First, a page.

DEEP AZIMUTHAL SEISMIC ANISOTROPY IN THE WESTERNANATOLIA AND AEGEAN SUBDUCTION ZONE

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1 DEEP AZIMUTHAL SEISMIC ANISOTROPY IN THE WESTERNANATOLIA AND AEGEAN SUBDUCTION ZONE G. Polat -1 and M.N. Ozel -1 Adress: 1- Boğaziçi University, Kandilli Observatory and Earthquake Research Institution, Cengelköy/ İstanbul Keywords: Anisotropy, shear wave splitting, Aegean region and subduction zone ABSTRACT Shear wave splitting due to source-side mantle anisotropy is estimated from broadband teleseismic and local S waves using a suite of Aegean subduction zone events. The data have been recorded by Kandilli Observatory and Earthquake Research Institute (KOERI) stations, at the depth of more than 30 km, from 2000 to We assume that there are at most two anisotropic regions along the ray path: one on the source-side and the other one on the receiver-side. It has been known that receiver-side splitting is found from analysis of SKS waves. Aim of this study is to investigate the kinematics of subduction; its influence on mantle convection and related deformation by using seismic anisotropy. From the combined analysis of SKS, local S, and teleseismic S waves, we have concluded that there must be azimuthal seismic anisotropy in the deep part of the mantle around the consuming slab. The splittings of the waves recorded at the stations in the western Anatolia have allowed us to constrain the orientation and depth distribution of the anisotropy both below and above the slab. In the lithospheric mantle beneath the western part of the Anatolia, S- wave fast propagation direction is parallel to the direction of the extension of the Aegean region. Our results at Balıkesir (BALB), Antalya (ANTB) and Dalyan (DALT) stations show that fast split shear wave direction is about NE and delay time greater than 1 sec. These findings give information about the nature of the deformation and the coupling between the subducted lithosphere and surrounding asthenosphere. These results are consistent with the presence of azimuthal seismic anisotropy in the asthenosphere below the slab. Local S phases recorded at Southern Aegean Region (SAR) stations, yield fast directions that are not similar to the pattern of the SKS results at the depth of 133 km. We have found high delay times among the S phases in this region (SAR). This situation can be explained with the important coupling between cold slab and the intense mantle convection. INTRODUCTION In the combination with the westward motion along the North Anatolian Fault Zone, the southwestern motion of the Hellenic arc results from the continental collision between Arabia and Eurasia plates (Fig.1). The extension in the Aegean region focused on the role of the westward push of Turkey versus that of the slab pull-related forces acting in the Hellenic trench region [Taymaz et al.,1991]. The complex structure of Aegean region can be understood not only the seismicity but also the analysis of seismic anisotropy. Mapping azimuthal seismic anisotropy is very crucial to determine the location and extent of seismic anisotropy in complex structures of the earth and to investigate in dynamic structure of the mantle by using shear wave splitting parameters. 141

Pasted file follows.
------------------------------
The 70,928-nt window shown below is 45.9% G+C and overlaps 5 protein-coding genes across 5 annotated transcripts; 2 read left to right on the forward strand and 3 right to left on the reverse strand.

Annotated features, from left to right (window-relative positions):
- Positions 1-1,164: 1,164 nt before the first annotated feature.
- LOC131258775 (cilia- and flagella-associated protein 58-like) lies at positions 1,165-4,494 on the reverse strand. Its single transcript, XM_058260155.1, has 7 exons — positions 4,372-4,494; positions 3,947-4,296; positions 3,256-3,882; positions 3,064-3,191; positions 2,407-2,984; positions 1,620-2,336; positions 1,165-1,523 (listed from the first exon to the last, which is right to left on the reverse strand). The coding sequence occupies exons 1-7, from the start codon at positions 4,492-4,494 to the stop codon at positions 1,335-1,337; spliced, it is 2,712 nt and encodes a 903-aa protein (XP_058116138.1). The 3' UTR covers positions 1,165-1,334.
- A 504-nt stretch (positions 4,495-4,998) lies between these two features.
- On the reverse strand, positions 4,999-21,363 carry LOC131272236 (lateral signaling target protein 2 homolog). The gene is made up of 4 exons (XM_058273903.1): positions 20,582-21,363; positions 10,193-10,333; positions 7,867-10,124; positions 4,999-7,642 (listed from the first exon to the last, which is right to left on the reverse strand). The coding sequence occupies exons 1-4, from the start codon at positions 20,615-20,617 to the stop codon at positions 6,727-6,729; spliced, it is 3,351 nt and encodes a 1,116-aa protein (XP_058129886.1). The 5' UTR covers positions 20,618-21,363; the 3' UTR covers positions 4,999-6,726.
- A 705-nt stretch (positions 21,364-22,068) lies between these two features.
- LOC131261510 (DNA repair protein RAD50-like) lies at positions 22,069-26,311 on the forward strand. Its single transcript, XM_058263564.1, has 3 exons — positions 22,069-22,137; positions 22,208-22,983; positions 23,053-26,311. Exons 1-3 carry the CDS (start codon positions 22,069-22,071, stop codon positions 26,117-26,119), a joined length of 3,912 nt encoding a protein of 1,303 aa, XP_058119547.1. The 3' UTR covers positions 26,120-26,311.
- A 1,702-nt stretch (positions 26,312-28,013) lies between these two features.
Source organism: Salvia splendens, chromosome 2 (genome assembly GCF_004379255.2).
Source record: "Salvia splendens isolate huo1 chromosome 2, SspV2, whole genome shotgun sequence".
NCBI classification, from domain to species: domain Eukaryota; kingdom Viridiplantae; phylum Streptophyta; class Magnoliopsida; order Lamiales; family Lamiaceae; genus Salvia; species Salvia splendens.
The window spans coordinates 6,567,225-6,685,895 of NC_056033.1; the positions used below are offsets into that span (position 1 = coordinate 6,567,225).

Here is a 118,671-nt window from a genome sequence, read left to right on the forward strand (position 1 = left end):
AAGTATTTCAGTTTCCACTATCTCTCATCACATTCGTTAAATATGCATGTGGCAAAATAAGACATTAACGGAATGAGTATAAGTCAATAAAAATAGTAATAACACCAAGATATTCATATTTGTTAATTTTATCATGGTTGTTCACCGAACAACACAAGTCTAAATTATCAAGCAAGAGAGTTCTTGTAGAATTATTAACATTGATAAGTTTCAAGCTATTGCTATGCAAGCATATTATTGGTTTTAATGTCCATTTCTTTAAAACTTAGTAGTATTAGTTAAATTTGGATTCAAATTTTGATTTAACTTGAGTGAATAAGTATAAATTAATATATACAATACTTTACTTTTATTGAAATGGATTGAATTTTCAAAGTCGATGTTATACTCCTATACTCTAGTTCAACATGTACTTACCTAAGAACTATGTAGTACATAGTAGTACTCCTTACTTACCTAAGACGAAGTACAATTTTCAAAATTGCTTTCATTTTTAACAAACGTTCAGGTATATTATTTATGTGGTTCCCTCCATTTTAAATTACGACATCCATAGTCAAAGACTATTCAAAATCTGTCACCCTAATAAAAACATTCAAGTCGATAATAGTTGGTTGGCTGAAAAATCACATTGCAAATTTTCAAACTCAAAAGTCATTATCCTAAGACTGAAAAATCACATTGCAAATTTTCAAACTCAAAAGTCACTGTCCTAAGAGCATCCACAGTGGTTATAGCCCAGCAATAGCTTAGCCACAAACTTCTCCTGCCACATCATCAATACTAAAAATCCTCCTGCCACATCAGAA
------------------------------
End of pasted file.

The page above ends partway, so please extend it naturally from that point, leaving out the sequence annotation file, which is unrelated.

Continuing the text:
2 Figure-1. Tectonic structure of Turkey and surrounding areas Many researchers investigate the details of seismic anisotropy in the mantle wedge and asthenosphere under subducted slabs by using teleseismic S and SKS splitting parameters combining with local S waves above subduction zones [e.g., Fouch and Fisher, 1996; Sandvol and Ni, 1997]. In this study we use both local and teleseismic data recorded by Kandilli Observatory and Earthquake Research Institute (KOERI) stations (Fig.2). Figure-2. Broadband stations used in this study DATA AND METHOD In this study events are selected in terms of some criteria include the depth of greater than 30 km and distance range is smaller than 10 deg for local events and greater than 10 degre for teleseismic events. Broadband data are used to determine the depth extent of seismic anisotropy. Furthermore, we use the high quality data with S wave incidence angles of 35 o or less in terms of signal to noise ratio. Local S waves have angles of incidence much larger than the critical angle in which case the shear waves get distorted because of the effect of the free surface [Nuttli,1961; Kennett, 1991]. Assuming that the azimuthal anisotropy is distributed in terms of depth, it is expected that upgoing S waves originating from deeper hypocenters have larger lag times than S waves originating from more shallow earthquakes. In subduction zone, the SKS lag time minus the local S wave 142